If you are looking for an answer to the question What is Artificial Intelligence? and you only have a minute, then here's the definition the Association for the Advancement of Artificial Intelligence offers on its home page: "the scientific understanding of the mechanisms underlying thought and intelligent behavior and their embodiment in machines."
However, if you are fortunate enough to have more than a minute, then please get ready to embark upon an exciting journey exploring AI (but beware, it could last a lifetime) …
Nasa researchers have found the first ever solar system that's filled with eight planets like ours, 2,500 lightyears away. But it might be the way it was discovered that's really astounding. It wasn't found by an astronomer, but by an artificially intelligent computer program built by Google. The research has led to hopes that AI can be used across astronomy to identify new planets and other discoveries with vastly increased speed. It's likely to find many more exoplanets from now on, say scientists, filling up solar systems and the universe with previously hidden worlds.
Nasa has found an entire solar system with as many planets as our own. The discovery of a new planet around the Kepler-90 star, which looks like our own sun, means the distant solar system has a total of eight known planets. And those planets look like those in our own neighbourhood: rocky planets orbit close to the star, with gas giants further away. The star and its family of planets were already known about, having been detected by the Kepler space telescope. But the breakthrough came when astronomers found the new world, which was done using Google's artificial intelligence technology.
Nasa is holding a major press conference after its planet-hunting telescope made a new breakthrough. The Kepler space telescope is operated by Nasa to discover other earths, some of which could support life. And its latest discovery is significant enough to bring with it a huge press conference. Very little further information was given about the announcement, which will take place on Thursday. But it will almost certainly relate to exoplanets – Earth-sized worlds that orbit around their own stars, and are our best hope of finding alien life.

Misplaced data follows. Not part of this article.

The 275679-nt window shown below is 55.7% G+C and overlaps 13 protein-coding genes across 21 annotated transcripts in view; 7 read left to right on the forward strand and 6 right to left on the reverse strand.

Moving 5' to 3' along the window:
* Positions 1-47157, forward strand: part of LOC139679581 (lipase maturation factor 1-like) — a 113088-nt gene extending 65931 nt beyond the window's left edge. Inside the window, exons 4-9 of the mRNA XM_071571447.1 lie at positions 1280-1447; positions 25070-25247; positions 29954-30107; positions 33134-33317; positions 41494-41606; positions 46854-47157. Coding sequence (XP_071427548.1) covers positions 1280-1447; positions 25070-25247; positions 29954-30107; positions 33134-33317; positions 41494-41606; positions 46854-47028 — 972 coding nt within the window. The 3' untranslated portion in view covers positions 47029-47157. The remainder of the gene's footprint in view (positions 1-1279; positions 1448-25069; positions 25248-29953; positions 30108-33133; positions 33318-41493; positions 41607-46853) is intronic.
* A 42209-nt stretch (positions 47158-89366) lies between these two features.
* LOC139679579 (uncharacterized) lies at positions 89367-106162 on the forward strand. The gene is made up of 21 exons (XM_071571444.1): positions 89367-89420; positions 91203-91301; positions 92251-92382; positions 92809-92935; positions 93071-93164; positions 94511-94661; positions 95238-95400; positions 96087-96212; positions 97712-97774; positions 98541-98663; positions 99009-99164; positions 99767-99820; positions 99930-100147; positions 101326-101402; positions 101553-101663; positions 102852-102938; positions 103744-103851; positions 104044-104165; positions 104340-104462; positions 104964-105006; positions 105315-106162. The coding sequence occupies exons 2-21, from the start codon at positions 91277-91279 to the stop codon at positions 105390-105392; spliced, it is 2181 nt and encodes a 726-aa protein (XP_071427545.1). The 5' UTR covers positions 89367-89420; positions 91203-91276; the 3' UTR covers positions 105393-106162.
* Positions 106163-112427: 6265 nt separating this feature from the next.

Nasa is preparing for a huge announcement from its planet-hunting telescope. It has said only that it will brief the press on Thursday and that the discovery has been made by the Kepler space telescope. It also said that Google has been involved in the breakthrough discovery. But beyond that it said very little. Still, some clues give us a little insight into what the major announcement might be about to actually reveal.
Google has developed an artificial intelligence (AI) system that has created its own "child". What's more, the original AI has trained its creation to such a high level that it outperforms every other human-built AI system like it. It's an impressive achievement, but one that could also trigger fears about what else AI could create without human involvement. Google unveiled its AutoML project in May, with the aim of making it easier to design machine learning models by automating the process. "In our approach..., a controller neural net can propose a'child' model architecture, which can then be trained and evaluated for quality on a particular task," the company said at the time.